Meanwhile, upstairs in the main gallery you can see the Lesbians and Gays Support the Miners banner. There’s also a group of photos covering the 1970s and 1980s music scene in Manchester, which overlapped with the queer communities. I overheard a group of young men discussing Queer as Folk and being nostalgic about its depiction of Manchester “even though I wasn’t there”.

I suddenly felt very old.

Hallucinating Freedom Calls

So, along with the Saturdays searching through Good Vibrations or Rob’s Record Mart for copies of albums by Tangerine Dream or Edgar Froese or Peter Baumann or Yes there was a band called Gong. I might have been recommended them by my big bother, I might have just stumbled across them.

I bought Camembert Electrique with an ambivalent attitude toward its gatefold interior — too hippy and yet pleasing. The music itself swang from noise and howls to heavyish guitars. I bought a couple more albums, Angel’s Egg and You, but I never quite followed it up or understood what the pot head pixies were up to. Now, their lead musician during that period, Daevid Allen, has died of cancer.

I don’t think I can do more justice to him right now than quote from Solar Flares

Allen had discovered works by writers of the Beat Generation in a bookshop in Melbourne and travelled to Paris in 1960, staying at the Beat Hotel in the Latin Quarter, frequented by poet Allen Ginsberg, and visiting jazz clubs. Travelling to Dover the next year, he wanted to be part of a band, and, inspired by the mythology of jazz musician Sun Ra, formed a trio with Wyatt, performing at William Burroughs’s happenings in London, before he helped found Soft Machine. Refused re-entry to Britain after a European tour, Allen settled with his partner, academic Gilli Smyth – who performed as Shakti Yoni – in Paris; in the lead up to the May 1968 student protests, they formed the band Gong. Their albums – including Camembert Electrique (1971) and the trilogy Flying Teapot (1973), Angel’s Egg (1973) and You (1974) – offered an expansive fusion of psychedelia, quasi-Eastern mysticism, concept albums and fantasy, with overt drug references. The band continued through many incarnations, changes of personnel and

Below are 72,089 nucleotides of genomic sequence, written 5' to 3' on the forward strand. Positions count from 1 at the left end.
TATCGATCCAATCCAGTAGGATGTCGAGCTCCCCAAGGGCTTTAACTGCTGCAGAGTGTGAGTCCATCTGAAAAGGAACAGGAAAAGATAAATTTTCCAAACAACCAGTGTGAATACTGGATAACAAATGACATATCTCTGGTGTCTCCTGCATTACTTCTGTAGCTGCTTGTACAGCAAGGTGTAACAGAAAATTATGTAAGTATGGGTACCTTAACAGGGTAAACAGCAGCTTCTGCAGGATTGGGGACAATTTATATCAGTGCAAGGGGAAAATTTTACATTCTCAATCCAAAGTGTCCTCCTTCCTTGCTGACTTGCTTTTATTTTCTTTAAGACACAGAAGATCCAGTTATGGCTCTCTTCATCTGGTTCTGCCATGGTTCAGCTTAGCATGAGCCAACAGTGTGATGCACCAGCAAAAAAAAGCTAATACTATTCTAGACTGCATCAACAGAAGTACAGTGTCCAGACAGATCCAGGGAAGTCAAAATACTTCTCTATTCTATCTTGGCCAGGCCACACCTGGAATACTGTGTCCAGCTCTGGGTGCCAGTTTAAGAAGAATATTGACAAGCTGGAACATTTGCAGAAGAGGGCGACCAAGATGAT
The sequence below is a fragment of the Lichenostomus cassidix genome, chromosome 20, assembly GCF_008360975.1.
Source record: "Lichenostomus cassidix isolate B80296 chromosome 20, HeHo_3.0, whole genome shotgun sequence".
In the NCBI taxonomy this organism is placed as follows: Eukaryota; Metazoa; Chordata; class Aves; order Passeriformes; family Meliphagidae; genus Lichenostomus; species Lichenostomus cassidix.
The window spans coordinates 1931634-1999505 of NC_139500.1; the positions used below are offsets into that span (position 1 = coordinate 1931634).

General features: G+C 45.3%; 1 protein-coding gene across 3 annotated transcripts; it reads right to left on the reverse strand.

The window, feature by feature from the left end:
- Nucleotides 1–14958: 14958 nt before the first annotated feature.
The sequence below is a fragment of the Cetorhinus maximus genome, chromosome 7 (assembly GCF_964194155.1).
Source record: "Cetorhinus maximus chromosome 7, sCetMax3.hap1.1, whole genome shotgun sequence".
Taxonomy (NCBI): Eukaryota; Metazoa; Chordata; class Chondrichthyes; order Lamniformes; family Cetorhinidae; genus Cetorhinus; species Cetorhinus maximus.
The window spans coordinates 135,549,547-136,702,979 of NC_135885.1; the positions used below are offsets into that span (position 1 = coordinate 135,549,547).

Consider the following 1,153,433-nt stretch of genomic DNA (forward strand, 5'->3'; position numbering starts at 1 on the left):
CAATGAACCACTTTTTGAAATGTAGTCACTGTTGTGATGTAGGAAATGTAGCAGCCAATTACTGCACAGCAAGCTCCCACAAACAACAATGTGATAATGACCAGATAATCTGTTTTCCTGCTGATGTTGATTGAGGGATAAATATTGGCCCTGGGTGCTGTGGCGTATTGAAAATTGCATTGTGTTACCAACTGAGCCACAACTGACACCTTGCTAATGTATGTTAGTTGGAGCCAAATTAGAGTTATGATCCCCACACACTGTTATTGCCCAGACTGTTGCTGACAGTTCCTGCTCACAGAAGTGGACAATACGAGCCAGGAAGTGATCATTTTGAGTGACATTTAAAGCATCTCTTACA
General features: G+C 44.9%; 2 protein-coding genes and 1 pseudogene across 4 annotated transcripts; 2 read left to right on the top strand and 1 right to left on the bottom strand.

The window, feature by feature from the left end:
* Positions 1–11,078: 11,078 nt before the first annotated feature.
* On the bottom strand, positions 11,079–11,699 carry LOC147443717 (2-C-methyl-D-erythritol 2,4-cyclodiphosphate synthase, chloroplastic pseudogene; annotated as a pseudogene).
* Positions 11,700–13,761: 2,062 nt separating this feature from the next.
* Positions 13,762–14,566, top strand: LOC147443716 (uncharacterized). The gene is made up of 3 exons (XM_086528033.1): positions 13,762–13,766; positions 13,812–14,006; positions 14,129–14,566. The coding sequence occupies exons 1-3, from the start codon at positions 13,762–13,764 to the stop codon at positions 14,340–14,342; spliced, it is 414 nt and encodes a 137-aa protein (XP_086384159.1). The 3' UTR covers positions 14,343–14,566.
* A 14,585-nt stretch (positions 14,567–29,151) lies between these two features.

different names over the next forty-plus years. The Radio Gnome trilogy drew upon Allen’s own mystical experiences, especially at Deià, Majorca; Zero the hero has a vision in the Charing Cross Road and goes through a process of seven initiations, enabling him to leave his body for the Planet Gong. Having gained an audience with the Octave Doctors (which appear in the form of a giant eye inside a cone inside an egg-shaped aura), he is charged with bringing the vision to the rest of the world via a music festival, but fails. Allen’s cosmology of pot-head pixies, flying saucers, flying teacups and flying teapots, the Planet Gong, the pirate radio-like Radio Gnome and the recurring characters such as Mista T. Being, Herbert Herbert Esq, Fred the Fish, Selene the Moon Goddess, the Good Witch Yoni and the Submarine Captain offer a kind of mind-expanding science fiction.